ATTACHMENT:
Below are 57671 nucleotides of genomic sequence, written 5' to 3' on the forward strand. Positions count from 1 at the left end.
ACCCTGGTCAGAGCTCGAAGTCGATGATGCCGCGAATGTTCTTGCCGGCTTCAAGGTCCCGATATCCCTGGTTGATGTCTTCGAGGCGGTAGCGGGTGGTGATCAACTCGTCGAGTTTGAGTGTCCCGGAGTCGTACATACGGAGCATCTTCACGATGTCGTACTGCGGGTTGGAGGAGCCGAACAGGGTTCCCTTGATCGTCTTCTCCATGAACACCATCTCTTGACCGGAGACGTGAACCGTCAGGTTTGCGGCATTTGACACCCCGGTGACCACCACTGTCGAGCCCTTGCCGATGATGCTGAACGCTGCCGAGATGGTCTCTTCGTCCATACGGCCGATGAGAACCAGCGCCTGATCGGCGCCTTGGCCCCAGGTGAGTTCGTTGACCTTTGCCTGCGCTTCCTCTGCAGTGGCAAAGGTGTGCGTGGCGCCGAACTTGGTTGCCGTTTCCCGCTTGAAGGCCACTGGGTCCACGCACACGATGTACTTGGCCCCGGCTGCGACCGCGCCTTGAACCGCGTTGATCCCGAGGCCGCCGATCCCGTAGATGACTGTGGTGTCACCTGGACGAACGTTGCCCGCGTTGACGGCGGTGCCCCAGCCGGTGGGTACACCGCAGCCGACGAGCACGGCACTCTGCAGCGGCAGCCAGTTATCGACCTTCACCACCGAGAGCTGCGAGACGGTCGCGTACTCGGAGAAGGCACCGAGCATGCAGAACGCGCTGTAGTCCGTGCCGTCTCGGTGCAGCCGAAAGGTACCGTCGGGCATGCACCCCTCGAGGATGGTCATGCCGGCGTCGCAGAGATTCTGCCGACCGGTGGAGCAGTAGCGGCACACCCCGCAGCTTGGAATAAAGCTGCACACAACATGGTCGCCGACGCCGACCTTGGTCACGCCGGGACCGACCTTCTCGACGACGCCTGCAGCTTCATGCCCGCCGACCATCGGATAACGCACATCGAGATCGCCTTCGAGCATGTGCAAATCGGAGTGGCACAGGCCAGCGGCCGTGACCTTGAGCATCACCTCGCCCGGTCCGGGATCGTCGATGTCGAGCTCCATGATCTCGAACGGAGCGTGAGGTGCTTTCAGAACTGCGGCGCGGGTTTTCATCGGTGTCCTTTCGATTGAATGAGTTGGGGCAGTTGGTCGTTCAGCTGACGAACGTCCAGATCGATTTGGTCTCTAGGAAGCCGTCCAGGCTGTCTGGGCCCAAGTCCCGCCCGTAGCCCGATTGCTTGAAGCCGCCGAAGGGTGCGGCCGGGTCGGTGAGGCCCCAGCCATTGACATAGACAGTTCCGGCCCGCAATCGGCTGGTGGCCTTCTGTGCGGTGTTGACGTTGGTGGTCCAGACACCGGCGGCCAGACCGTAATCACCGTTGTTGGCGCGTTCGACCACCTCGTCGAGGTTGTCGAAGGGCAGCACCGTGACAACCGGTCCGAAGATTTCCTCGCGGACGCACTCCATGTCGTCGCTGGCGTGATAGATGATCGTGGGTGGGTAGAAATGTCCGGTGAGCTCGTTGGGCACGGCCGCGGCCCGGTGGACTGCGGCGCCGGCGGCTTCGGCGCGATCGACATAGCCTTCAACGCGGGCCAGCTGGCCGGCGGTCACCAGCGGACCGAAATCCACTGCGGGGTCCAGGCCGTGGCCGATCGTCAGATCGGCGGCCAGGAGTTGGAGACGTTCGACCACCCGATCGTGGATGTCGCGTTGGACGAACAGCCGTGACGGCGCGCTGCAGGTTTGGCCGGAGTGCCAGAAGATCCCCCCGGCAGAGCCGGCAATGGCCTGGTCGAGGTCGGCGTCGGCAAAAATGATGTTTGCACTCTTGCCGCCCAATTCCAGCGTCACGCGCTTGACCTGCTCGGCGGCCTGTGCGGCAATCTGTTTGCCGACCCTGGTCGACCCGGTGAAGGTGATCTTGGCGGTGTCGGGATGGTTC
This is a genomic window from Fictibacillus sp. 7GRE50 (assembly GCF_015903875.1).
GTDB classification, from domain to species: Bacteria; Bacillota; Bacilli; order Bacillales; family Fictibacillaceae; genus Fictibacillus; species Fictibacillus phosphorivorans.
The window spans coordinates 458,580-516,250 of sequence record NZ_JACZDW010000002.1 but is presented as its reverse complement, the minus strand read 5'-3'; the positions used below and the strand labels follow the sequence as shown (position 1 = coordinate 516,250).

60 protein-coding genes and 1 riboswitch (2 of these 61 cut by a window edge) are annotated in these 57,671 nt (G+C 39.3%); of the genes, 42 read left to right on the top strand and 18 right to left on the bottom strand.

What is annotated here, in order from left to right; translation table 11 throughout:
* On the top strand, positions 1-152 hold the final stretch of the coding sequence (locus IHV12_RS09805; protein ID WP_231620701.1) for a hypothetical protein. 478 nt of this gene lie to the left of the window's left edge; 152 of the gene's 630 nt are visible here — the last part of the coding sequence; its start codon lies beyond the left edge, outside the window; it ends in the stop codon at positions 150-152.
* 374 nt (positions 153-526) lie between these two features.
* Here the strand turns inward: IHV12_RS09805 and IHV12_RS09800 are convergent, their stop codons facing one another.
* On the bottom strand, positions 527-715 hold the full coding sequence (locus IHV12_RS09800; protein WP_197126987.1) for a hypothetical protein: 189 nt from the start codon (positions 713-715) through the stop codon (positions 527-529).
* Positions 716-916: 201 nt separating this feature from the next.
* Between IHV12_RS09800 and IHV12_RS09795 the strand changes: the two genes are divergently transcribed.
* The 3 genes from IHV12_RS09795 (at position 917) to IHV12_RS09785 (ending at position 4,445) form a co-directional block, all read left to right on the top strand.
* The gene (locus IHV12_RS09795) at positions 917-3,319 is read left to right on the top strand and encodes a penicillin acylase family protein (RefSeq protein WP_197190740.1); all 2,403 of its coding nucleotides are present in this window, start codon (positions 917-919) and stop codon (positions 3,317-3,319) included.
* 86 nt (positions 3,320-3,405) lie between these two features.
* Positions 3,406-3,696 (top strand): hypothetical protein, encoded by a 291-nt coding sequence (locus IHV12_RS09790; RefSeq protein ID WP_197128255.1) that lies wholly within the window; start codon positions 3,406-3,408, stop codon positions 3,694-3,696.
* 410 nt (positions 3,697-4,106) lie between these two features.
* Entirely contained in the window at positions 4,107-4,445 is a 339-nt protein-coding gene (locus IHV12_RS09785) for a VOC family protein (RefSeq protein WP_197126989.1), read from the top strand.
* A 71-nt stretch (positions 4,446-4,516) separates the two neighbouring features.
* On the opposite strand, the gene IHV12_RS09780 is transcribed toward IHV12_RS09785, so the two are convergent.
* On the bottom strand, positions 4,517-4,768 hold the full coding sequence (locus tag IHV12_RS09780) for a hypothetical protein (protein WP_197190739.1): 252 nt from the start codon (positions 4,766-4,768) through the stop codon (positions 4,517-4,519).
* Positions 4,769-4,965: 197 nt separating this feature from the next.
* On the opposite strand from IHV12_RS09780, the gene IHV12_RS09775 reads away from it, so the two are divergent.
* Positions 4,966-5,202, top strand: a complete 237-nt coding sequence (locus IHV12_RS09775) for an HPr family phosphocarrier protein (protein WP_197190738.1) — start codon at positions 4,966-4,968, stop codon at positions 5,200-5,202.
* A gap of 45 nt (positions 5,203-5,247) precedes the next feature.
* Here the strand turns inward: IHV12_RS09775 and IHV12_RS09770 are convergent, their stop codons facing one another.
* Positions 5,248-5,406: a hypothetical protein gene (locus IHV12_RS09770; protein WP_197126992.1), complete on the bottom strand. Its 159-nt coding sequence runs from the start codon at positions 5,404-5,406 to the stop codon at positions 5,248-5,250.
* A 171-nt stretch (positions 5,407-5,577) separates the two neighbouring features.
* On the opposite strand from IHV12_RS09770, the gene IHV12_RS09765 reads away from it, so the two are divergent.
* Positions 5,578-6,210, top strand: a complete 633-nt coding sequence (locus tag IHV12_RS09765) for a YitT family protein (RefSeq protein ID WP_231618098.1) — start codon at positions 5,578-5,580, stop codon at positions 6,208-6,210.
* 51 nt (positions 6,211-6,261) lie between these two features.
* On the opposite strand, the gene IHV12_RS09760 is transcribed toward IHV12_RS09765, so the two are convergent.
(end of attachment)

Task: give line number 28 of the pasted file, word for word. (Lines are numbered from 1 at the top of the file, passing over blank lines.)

* Positions 5,248-5,406: a hypothetical protein gene (locus IHV12_RS09770; protein WP_197126992.1), complete on the bottom strand. Its 159-nt coding sequence runs from the start codon at positions 5,404-5,406 to the stop codon at positions 5,248-5,250.